In 2008, Katie Orenstein founded the Op Ed Project, a high-impact social venture dedicated to radically increasing women’s voices in media, Katie writes and speaks frequently about the intersection of fact and fiction in media and how that shapes our ideas about politics, culture and history. She is a frequent contributor to the op-ed pages of major papers and consults with the United Nations.
Innovating in Field of Work:
Alarmed by the lack of women published on the OpEd pages of the largest newspapers, Katie set out to build a movement to change the world’s conversation. She has done that through a variety of channels from one-on-one mentor/mentee pairings of veteran journalists with experts who want to publish, to day-long training programs that teach women from business, academia, and government how to make their ideas and voices heard.
• Under Orenstein’s leadership The OpEd Project has mobilized hundreds of top journalist volunteers and many thousands of women experts in all fields across the nation and the globe.
• Since The OpEd Project was founded in 2008, women’s representation in an index of top opinion forums has increased from 15% to 21% —a 40% increase for women.
• She received The Diana P Scott Integrity in Action Award, and a fellowship from Echoing Green, which selected The OpEd Project as one of the most innovative social enterprises.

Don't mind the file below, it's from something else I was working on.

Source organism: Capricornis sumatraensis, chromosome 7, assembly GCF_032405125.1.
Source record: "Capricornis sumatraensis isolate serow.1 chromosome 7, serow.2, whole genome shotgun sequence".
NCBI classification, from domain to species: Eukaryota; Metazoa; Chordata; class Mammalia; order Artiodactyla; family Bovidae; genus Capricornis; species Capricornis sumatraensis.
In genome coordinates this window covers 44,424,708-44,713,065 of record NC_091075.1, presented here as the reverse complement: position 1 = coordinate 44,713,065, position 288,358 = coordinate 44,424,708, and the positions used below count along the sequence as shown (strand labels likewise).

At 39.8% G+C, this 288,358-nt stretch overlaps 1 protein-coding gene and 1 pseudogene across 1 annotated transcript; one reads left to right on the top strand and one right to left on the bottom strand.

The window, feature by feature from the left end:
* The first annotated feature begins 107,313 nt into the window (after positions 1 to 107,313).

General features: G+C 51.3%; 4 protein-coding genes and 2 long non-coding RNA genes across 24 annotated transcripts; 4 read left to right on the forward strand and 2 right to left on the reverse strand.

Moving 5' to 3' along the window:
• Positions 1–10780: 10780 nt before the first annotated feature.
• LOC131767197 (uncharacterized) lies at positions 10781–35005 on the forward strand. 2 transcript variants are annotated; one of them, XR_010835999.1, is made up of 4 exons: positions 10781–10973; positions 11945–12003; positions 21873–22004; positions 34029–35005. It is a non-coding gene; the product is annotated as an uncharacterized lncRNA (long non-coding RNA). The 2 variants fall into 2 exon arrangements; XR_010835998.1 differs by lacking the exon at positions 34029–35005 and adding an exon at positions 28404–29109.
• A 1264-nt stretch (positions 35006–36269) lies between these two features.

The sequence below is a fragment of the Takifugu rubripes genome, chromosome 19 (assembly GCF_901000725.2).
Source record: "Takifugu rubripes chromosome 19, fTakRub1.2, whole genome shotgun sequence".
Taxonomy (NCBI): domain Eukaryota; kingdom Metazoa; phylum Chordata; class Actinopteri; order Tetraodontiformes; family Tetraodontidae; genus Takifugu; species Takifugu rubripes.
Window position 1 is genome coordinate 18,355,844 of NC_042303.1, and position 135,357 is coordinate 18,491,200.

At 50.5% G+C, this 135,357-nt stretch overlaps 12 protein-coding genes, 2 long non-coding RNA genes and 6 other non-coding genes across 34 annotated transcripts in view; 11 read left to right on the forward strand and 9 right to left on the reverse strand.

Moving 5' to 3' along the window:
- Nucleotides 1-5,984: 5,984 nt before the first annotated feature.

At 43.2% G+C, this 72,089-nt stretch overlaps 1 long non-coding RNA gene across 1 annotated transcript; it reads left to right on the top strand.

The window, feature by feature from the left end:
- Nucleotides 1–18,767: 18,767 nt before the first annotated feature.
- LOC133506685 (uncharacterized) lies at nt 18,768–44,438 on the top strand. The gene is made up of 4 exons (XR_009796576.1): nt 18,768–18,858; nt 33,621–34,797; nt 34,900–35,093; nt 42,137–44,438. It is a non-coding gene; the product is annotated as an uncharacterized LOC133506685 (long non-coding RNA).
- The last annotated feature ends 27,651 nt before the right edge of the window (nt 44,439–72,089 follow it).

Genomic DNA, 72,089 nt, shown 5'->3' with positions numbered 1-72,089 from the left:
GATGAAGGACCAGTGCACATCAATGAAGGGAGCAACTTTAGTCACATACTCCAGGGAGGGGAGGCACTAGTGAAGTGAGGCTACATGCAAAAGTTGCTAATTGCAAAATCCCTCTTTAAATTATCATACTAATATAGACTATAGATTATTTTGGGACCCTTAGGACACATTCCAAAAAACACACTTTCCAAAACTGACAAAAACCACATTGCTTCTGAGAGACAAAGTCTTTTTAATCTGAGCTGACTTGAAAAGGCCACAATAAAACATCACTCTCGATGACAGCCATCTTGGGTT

• Katie is positive role model for younger women because she saw a problem and decided to change it AND she is dedicated to making THEIR voices heard in the world.
• Her programs employ powerful exercises that bring to life how hard it is for a room of accomplished, talented women to state proudly and powerfully that they are an expert and then she and her team teach you who to voice your worth. The experience is life changing.
• She was a finalist for the Prize of Promise, designed to identify women of great promise and vision who could become world leaders in their respective fields.
Reinvention / Momentum:
When Katie started the OpEd Project she was focused primarily on getting more women to publish OpEd’s however, her mission has expanded to other media platforms. She is constantly testing new models and tapping new markets of wisdom, including female academics and leaders in corporations.
“The lack of women’s voices in public discourse has affected the quality of our nation’s conversation, the way research is conducted, how stories are reported, and how history plays out – and indeed, what we think history is. As it turns out, the most crucial factor in determining history is more often not the distinction between what is fact and what is fiction, but who tells the story.”